Carmarthenshire 2 - Laugharne/Dylan Thomas and Under Milk Wood/the writing shed and the Boathouse/ self destruct button


Advertisement
United Kingdom's flag
Europe » United Kingdom » Wales » Carmarthenshire » Laugharne
March 22nd 2019
Published: March 22nd 2019
Edit Blog Post

Gabby the motorhome is parked in a quiet corner of the foreshore at Laugharne. Out of her windows we can see the sea lapping at our feet and the castle guarding over us. It is a lovely spot that we found after negotiating the narrow streets down to the edge of the town. The car park is fairly small and for a Sunday quite full. We can park all day for nothing. At night though we read the dreaded words "NO OVERNIGHT CAMPING!" I wonder what harm a few of us would do camping aire style as if in Europe. We could buy an ice cream, perhaps go for a coffee at a cafe or spend a few pounds in a local restuarant. Laugharne reminds me of any Celtic village. It could almost be Brittany or Cornwall. This far west and we find fine Regency three story houses lining the narrow street and colourful fishermans cottages. Laugharne is a nice enough place with walks along the shore and a quiet laid back feeling. We like Laugharne.

Why are we here? Those of you who read will recognise the name of the place as the home of Dylan Thomas that great Welsh wordsmith. I never studied him in school . I wish I had read him rather than Shakespeare, him rather than the 20th century poets that were forced down my throat. He had personality. Born in nearby Swansea in 1914 his path took him on self destruct direction . He moved to London , met Caitlin his wife , married in 1937 bringing the family back to Laugharne where he wrote in his writing shed on the cliff overlooking the sea and in the Boathouse on the shoreline. He died in New York in 1953 and was buried in the churchyard in the town.

How can you not like Thomas with his literary masterpieces " Do not go gently in that goodnight, Old age should burn and rave at the close of the day , Rage Rage against the dying of the light " And then there was Under Milk Wood set in a fictional village of Llareggub. Go on say it backwards. You know you want to. Thomas being brilliant and irreverent at the same time. Somehow his work comes together when you hear Richard Burtons dulcit tones narrating the story. I watched the Michael Sheen version in 2014 and feel in love with the story and the storytelling. So we had to come to Laugharne on this trip and tick the box of seeing the town and his grave.

Our parking spot was just brilliant. It wasnt hard to imagine Thomas, his wife and the children walking this very shoreline and playing in the sand. It was not difficult to imagine them visiting the castle and shopping in the local shops. It had that sort of a feel. We made the decision not to visit the castle . It would have been free but we had had enough of castles for today at least . We were homing in on the church which was a bit of a hike back across the village. We walked past the cottages of pretty creams, pinks, yellow, blue and lilac. They were all charming. We wondered past the many chapels that served the populations of rural Wales, the empty closed down garage with its ancient petrol pump in situ. The church was a charming stone built affair up on bank. The graveyard to its side. A sign told us that if we were looking for Dylans grave we needed to climb the hill, cross the bridge and look for the plain white cross. The cross was painted so vividly white it was hard to miss it. Very simple and understated. We wondered why his burial site was such a simple affair. The first name you see on the cross is Caitlin and Dylan is on the other side . It seemed too quiet a place for a drunken poet and his wild wife who spent her last years in Italy.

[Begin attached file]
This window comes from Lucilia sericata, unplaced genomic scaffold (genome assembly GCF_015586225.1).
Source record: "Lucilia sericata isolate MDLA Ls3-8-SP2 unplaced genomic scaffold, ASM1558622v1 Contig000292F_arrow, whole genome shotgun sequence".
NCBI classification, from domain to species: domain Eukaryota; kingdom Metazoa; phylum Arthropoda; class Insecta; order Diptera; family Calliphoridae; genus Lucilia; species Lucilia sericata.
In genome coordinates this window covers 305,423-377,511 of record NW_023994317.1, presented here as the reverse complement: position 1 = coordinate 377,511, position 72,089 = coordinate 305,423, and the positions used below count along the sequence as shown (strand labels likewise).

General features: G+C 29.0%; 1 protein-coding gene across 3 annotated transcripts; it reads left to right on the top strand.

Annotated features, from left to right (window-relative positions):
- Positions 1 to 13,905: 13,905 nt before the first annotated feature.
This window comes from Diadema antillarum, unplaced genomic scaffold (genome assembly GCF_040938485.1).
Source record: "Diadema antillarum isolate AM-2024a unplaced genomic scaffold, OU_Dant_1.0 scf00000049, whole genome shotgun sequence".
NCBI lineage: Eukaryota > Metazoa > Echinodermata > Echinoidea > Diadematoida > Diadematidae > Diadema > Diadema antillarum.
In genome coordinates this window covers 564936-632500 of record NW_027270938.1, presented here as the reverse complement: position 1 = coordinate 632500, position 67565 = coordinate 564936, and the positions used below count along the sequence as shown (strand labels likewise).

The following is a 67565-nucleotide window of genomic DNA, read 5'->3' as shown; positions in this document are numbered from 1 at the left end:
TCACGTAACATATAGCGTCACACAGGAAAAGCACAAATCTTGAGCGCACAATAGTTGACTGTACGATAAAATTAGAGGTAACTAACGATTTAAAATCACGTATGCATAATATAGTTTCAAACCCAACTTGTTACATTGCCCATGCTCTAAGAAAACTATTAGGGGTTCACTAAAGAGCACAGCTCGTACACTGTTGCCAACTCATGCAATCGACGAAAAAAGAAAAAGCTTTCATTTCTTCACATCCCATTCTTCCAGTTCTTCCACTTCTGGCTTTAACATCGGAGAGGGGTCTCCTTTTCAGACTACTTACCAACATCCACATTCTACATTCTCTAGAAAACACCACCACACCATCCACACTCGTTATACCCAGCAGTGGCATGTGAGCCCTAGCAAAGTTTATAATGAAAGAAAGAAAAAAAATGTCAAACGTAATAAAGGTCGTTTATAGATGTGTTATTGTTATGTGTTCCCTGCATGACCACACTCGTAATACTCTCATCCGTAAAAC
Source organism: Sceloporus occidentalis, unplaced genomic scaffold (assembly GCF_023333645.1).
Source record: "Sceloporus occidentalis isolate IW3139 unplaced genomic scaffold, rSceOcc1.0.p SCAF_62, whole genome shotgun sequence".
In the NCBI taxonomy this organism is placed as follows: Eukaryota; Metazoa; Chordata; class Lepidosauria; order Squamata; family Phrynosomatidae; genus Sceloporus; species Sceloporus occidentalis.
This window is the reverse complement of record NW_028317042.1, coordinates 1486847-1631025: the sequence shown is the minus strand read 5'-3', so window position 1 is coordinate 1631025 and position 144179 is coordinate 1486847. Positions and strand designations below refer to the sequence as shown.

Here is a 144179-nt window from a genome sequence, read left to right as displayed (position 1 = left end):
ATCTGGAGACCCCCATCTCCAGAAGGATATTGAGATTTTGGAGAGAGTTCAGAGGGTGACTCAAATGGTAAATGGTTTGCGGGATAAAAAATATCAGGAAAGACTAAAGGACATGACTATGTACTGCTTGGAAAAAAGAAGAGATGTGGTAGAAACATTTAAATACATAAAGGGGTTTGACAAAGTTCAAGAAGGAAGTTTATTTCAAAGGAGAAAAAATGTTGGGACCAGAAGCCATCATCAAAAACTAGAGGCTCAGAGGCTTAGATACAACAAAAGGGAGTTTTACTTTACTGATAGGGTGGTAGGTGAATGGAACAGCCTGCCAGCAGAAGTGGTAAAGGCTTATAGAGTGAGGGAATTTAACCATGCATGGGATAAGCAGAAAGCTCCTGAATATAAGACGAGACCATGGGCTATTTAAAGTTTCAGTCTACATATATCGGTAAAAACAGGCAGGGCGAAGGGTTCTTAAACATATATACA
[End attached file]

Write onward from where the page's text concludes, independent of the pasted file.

Having done the church it was time to walk back to the Writing Shed . The shed was exactly that . A shed . The shed was locked but it was possible to look in throught the windows and see an interior full of writing materials. A comfortable chair next to a functional table with typewriter ready to capture the next Thomas idea. A view from the desk was over the sea. A wood burning stove must have burned brightly on cold days . Paintings and pictures , cartoons lined the walls. Some appeared slightly erotic. His coat hung jauntily over the chair as if he had just popped out.

We walked on the Boathouse. That was in a lovely spot overlooking the sea again and it was easy to see why both Thomas and his wife bought it. Again we chose not to walk down and just took the beauty of the sea, the sky and the surroundings in.

Our stop tonight was nearby Kiln Park. Not our usual type of stopover . This was a massive Haven Holiday complex full of chalets and caravans. Even at this time of the year it was quite full. It catered for children and adults with archery, the Harbwr Restaurant, entertainment and all the things we dont enjoy. We however were on the motorhome site which was furthest from the entertainment. We paid just for one night and received one free. Perhaps that is why we chose it .

Advertisement



Tot: 1.255s; Tpl: 0.098s; cc: 10; qc: 34; dbt: 0.0305s; 1; m:saturn w:www (104.131.125.221); sld: 1; ; mem: 1.4mb